Math 240 Discrete Mathematics - Cayley's Theorem

Cayley’s Theorem

Cayley’s Theorem

The number of labelled trees with $n$ vertices is $n^{n-2}$

Proof idea: Efficient storage of trees

Adjacency matrix

.. image:: |filename|/math240res/images/adjascent-list-graph.png

= = = = = = + 1 2 3 4 5 1 0 1 1 0 0 2 1 0 1 0 0 3 1 1 0 1 0 4 0 0 1 0 0 5 0 0 0 0 0 = = = = = =

Labels {0,1,2,…n-1}

Edge list

.. image:: |filename|/math240res/images/edgelist.png

4 1 1 3 0 0

3 3 5 0 2 6

2(n-1) numbers

$(n2){n-1} = n^{2(n-1)} $ ways to write such an “edge list”. so $ {\leq} n^{2(n-1)} labelled trees with $n$ vertices.

Parent code:

Pick 0 as root Each vertex except $0$ has a parent. $p(6)=0$, $p(1)=3$, write down all the parents.

1 2 3 4 5 6

3 0 0 3 1 0

No need to store the top line. So the number of parent codes is $n^{n-1}$

Problem: not every list of $n-1$ numbers from $\{0,1,\dots,n-1\}$ represents a tree, so only get upper bound.

Prufer Code

Like parent but, but instead of taking vertices in order 1,2,3,4,..,n-1, always take the smallest labelled leaf (ignoring 0)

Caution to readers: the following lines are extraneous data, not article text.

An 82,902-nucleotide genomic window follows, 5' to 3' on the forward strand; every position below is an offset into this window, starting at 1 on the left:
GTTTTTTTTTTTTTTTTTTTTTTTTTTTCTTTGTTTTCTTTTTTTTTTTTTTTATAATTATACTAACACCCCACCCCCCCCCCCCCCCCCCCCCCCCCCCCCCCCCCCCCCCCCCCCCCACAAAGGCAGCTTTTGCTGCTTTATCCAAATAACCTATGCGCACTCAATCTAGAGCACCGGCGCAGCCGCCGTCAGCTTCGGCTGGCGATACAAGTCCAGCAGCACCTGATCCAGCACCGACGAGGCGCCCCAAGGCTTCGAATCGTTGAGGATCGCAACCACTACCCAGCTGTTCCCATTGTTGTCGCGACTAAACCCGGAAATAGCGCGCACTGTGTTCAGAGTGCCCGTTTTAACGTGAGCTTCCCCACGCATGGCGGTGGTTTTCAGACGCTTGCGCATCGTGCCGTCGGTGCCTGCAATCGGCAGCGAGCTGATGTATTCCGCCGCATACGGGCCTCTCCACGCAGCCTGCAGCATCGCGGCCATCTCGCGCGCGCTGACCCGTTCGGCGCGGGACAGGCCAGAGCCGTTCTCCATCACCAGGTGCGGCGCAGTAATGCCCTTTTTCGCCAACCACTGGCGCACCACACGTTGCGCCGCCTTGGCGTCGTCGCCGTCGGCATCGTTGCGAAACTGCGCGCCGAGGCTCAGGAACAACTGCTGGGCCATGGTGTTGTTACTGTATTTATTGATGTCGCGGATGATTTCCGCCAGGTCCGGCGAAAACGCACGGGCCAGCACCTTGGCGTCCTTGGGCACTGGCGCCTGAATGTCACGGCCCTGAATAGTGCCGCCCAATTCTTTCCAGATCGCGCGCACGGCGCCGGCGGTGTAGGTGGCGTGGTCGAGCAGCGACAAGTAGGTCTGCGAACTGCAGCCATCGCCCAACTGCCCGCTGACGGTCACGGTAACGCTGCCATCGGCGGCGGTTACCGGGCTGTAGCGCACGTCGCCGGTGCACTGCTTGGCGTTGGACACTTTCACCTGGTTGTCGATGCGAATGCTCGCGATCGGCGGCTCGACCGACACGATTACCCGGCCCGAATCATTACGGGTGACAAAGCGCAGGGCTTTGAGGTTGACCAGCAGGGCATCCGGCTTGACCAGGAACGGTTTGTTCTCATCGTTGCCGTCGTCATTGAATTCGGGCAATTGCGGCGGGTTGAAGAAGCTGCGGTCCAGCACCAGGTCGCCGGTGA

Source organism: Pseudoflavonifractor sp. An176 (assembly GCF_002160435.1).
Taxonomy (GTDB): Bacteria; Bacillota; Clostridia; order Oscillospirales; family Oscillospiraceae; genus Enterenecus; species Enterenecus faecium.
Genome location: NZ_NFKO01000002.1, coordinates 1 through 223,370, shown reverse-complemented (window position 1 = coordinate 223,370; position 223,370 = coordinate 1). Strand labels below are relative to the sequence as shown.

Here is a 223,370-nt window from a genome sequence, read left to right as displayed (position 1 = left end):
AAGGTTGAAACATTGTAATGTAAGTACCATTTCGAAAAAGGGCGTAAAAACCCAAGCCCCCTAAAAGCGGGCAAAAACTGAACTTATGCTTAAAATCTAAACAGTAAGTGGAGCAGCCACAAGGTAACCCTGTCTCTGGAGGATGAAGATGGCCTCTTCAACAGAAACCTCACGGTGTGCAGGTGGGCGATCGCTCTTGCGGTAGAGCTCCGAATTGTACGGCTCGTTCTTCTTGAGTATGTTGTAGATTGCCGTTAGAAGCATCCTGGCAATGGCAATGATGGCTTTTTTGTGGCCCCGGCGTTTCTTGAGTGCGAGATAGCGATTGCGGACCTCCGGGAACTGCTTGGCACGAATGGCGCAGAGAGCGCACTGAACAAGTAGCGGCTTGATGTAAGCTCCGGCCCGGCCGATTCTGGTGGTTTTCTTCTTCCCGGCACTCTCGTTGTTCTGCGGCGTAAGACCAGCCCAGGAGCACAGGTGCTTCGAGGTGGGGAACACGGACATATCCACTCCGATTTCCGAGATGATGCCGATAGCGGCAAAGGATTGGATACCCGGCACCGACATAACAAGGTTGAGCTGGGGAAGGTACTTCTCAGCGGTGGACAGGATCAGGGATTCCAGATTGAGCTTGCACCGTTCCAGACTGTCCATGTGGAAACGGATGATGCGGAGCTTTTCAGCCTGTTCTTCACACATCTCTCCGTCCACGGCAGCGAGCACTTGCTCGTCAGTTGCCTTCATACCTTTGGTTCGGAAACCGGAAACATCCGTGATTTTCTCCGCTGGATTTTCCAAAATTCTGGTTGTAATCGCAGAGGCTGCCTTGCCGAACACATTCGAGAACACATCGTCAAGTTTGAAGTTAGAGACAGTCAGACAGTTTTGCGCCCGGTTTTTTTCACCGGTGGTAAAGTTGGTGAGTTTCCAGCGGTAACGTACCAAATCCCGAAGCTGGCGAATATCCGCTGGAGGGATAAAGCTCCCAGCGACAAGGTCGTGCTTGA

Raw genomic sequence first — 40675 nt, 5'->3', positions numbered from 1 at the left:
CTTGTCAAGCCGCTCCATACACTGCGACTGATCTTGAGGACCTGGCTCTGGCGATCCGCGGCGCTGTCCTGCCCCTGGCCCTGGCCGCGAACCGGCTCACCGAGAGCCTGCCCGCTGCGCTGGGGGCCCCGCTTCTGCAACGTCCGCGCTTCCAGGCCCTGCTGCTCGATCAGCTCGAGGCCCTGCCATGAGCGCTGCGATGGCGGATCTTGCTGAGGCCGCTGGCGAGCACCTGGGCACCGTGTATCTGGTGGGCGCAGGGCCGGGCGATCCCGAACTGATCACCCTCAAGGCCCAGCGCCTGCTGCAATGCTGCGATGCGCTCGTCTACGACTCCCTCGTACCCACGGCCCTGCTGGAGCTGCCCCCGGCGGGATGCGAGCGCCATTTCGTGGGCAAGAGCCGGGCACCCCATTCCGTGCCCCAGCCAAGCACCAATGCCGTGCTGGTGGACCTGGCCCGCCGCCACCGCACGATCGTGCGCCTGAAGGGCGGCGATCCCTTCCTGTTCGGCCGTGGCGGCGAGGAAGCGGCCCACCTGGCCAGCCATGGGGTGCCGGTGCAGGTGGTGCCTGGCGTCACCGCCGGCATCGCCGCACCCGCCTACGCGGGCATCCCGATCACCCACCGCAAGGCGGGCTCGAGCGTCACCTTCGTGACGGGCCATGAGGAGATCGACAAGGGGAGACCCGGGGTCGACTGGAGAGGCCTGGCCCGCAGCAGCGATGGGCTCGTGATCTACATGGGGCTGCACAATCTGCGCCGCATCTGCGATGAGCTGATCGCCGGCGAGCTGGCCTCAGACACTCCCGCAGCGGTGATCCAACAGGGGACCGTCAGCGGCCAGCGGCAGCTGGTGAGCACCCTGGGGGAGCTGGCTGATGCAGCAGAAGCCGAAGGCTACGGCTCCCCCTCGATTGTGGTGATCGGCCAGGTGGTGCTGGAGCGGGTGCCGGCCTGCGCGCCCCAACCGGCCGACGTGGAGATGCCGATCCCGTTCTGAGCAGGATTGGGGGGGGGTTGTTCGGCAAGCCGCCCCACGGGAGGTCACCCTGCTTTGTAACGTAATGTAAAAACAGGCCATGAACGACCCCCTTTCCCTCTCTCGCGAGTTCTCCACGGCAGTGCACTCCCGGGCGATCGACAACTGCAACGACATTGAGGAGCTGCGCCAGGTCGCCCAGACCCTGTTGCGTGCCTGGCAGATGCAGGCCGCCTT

This example is on the textbook page 147

1 3 4 5 6 7 8 9 [2] <–number

6 0 2 6 2 9 9 2 [0] <–parent

Top row: ${\leq}(n-1)! $

Bottom row: ${\leq}n^{n-2}$

Bound: $(n-1)!\cdot n^{n-2}$

Claim: the bottom row determines the top row

Example: Consider a tree whose Prufer code has bottom row::

2 4 0 3 3 1 0

We know automatically that vertex labels are {0,1,2,…,7}

First entry on the top row is not 1,3,4 because they are parents later on. And 5 is a leaf because it doesn’t appear later on in the bottom row.

The first row has entries::

5 2 4 6 7 3 1

Together::

2 4 0 3 3 1 0 5 2 4 6 7 3 1

Theorem

The Prufer code is a bijection between labelled trees with $n$ vertices, and sequences of $n-2$ numbers from {0,1,…n-1}. So the number of such trees is $n^{n-2}$ which is Cayley’s Theorem.